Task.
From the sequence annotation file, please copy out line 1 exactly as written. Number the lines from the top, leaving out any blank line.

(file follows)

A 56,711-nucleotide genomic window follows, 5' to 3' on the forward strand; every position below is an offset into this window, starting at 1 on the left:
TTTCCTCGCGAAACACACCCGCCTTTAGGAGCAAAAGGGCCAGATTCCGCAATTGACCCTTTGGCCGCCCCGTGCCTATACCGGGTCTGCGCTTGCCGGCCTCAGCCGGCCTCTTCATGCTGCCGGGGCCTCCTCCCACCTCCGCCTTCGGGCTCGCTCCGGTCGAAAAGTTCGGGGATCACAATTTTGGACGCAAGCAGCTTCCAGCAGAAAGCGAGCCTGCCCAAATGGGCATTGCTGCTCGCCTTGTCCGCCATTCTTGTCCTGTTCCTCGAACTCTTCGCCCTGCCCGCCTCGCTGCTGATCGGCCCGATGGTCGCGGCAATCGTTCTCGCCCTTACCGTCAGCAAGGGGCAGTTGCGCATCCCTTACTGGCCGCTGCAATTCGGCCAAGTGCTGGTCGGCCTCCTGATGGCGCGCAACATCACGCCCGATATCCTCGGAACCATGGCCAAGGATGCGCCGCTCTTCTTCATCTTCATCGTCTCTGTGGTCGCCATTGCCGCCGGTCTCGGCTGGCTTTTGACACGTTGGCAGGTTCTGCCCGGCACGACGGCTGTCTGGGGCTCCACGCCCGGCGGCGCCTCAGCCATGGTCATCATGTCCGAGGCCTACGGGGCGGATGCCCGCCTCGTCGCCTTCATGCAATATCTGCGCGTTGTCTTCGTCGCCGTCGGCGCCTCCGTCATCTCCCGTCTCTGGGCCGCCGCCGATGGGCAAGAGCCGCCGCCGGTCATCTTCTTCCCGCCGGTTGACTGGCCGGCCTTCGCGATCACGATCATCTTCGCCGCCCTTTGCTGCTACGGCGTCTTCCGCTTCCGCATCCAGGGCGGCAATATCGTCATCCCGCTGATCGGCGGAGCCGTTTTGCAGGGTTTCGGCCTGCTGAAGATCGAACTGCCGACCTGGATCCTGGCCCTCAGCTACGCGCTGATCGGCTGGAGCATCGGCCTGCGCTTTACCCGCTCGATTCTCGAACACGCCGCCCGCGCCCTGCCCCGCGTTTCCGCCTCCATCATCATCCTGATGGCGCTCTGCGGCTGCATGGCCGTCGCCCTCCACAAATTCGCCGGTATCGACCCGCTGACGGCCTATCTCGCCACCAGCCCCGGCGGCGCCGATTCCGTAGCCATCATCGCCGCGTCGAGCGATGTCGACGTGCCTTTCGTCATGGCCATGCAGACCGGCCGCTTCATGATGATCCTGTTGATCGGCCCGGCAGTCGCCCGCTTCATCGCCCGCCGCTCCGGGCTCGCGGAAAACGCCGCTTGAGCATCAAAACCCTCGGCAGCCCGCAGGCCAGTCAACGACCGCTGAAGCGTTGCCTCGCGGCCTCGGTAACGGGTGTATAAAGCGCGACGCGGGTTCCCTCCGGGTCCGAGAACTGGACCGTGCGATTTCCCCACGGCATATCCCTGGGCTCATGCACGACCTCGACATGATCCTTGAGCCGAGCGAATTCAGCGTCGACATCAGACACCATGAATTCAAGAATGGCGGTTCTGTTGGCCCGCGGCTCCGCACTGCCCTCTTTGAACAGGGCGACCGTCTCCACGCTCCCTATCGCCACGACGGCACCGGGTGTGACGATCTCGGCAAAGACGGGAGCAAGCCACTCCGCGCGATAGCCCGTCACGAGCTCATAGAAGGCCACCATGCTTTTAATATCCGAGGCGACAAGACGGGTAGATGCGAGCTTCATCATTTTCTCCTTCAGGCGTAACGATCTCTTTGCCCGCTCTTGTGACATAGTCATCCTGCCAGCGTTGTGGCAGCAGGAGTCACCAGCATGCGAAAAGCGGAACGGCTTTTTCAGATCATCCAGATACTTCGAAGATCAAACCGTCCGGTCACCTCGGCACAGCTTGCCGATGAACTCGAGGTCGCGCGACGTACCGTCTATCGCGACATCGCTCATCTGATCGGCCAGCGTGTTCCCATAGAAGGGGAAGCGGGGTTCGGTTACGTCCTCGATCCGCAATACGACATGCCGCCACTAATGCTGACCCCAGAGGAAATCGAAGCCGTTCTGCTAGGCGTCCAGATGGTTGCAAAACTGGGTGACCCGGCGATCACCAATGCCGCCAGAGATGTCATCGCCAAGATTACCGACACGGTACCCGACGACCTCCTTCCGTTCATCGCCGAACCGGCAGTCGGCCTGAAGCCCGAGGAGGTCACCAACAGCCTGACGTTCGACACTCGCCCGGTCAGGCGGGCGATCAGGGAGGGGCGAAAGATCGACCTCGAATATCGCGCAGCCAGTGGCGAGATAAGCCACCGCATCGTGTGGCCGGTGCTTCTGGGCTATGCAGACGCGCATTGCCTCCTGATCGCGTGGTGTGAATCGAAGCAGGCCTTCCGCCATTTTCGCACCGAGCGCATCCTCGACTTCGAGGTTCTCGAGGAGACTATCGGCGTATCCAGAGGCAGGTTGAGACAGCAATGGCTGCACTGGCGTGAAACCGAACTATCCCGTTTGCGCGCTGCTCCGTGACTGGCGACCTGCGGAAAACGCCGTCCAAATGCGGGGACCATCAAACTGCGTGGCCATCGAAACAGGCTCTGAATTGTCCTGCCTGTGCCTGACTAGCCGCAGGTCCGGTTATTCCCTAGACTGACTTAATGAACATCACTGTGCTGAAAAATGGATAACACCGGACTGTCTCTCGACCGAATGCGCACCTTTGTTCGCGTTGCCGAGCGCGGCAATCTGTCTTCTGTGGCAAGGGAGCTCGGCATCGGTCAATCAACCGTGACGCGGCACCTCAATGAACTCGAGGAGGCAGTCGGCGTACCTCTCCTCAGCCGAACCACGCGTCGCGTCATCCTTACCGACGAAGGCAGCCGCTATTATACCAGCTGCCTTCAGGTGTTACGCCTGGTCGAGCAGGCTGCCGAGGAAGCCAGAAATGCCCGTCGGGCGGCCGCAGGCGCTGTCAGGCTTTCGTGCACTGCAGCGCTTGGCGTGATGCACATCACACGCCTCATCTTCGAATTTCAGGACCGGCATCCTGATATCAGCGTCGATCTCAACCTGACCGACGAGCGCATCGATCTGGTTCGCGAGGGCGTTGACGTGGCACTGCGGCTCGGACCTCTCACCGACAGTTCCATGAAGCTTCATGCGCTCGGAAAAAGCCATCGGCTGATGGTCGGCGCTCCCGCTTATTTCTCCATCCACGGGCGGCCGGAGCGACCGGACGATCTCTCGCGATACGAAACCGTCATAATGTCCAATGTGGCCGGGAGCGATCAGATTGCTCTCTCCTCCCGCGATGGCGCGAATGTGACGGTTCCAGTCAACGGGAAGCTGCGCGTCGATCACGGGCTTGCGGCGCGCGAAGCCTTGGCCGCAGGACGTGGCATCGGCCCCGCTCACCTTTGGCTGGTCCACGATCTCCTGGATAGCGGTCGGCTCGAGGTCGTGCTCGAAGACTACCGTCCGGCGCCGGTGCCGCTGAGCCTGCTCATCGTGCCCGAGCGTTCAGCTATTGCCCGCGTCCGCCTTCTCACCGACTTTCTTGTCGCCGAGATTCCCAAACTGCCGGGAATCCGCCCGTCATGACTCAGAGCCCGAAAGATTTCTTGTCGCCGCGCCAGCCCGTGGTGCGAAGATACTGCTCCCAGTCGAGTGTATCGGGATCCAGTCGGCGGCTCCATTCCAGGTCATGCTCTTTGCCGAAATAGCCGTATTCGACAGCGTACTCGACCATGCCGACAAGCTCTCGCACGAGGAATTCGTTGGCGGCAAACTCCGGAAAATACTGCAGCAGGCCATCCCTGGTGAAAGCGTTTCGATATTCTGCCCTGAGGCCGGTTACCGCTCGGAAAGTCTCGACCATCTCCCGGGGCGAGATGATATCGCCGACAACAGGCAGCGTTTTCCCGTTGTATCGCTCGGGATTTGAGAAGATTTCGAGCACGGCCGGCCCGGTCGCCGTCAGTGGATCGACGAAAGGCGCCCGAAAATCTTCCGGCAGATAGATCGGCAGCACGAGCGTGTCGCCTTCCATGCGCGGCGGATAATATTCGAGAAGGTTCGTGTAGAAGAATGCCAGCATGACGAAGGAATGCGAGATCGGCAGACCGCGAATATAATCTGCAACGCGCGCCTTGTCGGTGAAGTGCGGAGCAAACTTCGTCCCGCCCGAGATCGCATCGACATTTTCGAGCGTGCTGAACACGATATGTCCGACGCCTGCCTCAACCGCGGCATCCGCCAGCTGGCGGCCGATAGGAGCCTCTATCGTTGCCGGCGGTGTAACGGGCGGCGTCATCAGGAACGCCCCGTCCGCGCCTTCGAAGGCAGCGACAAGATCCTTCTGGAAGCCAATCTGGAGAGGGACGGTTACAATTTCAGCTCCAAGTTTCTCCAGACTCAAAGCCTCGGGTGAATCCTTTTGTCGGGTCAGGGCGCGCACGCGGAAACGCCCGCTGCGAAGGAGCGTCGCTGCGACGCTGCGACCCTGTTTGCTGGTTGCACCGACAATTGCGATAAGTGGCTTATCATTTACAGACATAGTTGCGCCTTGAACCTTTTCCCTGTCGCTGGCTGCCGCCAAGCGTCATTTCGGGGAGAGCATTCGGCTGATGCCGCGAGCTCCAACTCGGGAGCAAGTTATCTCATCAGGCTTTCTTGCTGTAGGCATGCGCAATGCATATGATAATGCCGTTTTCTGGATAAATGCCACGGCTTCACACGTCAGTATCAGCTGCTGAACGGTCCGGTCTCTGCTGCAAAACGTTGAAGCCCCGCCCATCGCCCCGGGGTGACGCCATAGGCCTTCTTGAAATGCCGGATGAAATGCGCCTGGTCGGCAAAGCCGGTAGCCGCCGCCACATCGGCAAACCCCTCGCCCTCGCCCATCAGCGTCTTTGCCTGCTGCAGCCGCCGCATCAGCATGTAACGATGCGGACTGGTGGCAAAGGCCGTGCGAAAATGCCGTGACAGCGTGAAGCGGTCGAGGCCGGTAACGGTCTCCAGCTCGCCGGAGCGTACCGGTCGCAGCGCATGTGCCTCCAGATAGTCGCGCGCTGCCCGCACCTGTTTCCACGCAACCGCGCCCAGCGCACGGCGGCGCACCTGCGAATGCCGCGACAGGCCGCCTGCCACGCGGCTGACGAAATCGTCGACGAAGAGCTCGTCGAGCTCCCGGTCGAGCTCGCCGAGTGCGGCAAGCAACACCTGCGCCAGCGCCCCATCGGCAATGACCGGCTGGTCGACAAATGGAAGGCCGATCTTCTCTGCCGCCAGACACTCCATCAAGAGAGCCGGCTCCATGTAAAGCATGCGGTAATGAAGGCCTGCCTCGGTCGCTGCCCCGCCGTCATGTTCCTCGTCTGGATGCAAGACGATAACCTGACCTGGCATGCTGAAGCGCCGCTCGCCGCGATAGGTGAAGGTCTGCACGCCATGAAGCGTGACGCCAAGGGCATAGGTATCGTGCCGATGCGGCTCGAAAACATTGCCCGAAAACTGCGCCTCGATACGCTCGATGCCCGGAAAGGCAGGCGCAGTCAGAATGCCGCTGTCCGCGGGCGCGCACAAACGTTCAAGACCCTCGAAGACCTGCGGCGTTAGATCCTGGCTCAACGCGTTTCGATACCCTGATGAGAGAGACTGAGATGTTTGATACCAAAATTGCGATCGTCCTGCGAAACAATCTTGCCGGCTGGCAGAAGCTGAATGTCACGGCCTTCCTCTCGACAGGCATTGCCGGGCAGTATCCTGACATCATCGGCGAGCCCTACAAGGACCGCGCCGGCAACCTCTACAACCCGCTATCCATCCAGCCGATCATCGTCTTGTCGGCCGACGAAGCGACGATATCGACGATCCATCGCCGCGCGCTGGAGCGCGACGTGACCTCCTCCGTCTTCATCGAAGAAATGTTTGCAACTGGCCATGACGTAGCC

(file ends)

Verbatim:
A 56,711-nucleotide genomic window follows, 5' to 3' on the forward strand; every position below is an offset into this window, starting at 1 on the left: